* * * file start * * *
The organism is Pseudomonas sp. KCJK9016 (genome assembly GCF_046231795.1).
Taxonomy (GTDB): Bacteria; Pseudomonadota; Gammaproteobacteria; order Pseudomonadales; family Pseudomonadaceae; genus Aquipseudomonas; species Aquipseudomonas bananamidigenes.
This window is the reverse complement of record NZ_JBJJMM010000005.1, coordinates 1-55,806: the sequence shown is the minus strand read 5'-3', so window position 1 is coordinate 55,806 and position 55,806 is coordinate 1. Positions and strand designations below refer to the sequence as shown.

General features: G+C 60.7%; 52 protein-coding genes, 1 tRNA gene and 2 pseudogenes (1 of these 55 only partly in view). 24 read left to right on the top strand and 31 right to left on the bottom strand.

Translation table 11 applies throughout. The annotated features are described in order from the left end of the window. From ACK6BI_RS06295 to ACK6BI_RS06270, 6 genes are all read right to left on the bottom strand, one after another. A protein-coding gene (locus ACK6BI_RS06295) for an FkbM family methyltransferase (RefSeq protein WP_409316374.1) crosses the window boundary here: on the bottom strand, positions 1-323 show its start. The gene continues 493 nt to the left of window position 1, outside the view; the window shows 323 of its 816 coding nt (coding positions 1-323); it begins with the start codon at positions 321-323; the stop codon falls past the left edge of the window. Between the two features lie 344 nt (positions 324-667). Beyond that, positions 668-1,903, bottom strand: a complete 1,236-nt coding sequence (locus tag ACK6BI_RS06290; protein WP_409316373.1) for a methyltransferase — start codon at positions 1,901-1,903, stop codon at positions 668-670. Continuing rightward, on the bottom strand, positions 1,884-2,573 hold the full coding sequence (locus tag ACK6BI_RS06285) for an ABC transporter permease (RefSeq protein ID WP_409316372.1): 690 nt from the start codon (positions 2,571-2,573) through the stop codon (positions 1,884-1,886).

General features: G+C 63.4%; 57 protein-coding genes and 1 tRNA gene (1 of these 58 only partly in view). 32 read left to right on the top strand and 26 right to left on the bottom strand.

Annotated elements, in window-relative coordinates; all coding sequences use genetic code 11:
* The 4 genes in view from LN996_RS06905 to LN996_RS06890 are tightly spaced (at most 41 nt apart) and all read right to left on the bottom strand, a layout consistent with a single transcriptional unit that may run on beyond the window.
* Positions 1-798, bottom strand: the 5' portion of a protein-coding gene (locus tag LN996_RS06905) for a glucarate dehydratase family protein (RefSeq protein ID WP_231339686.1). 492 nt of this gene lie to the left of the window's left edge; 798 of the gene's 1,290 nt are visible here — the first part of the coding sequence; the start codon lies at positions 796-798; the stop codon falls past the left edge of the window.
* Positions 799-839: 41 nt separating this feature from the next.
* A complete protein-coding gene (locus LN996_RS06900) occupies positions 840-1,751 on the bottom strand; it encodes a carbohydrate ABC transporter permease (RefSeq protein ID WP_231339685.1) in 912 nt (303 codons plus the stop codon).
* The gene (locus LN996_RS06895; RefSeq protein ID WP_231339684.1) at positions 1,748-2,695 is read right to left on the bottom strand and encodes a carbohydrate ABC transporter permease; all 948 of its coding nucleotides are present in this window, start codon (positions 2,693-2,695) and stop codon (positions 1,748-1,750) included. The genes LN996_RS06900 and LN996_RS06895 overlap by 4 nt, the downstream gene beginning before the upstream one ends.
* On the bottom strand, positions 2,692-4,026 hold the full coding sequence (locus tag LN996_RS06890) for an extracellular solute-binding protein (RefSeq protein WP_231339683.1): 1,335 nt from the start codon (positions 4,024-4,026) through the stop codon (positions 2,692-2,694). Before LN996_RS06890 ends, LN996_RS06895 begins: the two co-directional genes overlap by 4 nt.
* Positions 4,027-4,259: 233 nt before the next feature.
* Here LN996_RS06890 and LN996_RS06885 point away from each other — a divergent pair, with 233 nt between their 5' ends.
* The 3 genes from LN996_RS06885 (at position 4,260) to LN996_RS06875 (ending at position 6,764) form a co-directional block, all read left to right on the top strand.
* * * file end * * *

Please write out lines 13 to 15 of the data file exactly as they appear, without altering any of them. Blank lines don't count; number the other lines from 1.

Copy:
* On the bottom strand, positions 2,692-4,026 hold the full coding sequence (locus tag LN996_RS06890) for an extracellular solute-binding protein (RefSeq protein WP_231339683.1): 1,335 nt from the start codon (positions 4,024-4,026) through the stop codon (positions 2,692-2,694). Before LN996_RS06890 ends, LN996_RS06895 begins: the two co-directional genes overlap by 4 nt.
* Positions 4,027-4,259: 233 nt before the next feature.
* Here LN996_RS06890 and LN996_RS06885 point away from each other — a divergent pair, with 233 nt between their 5' ends.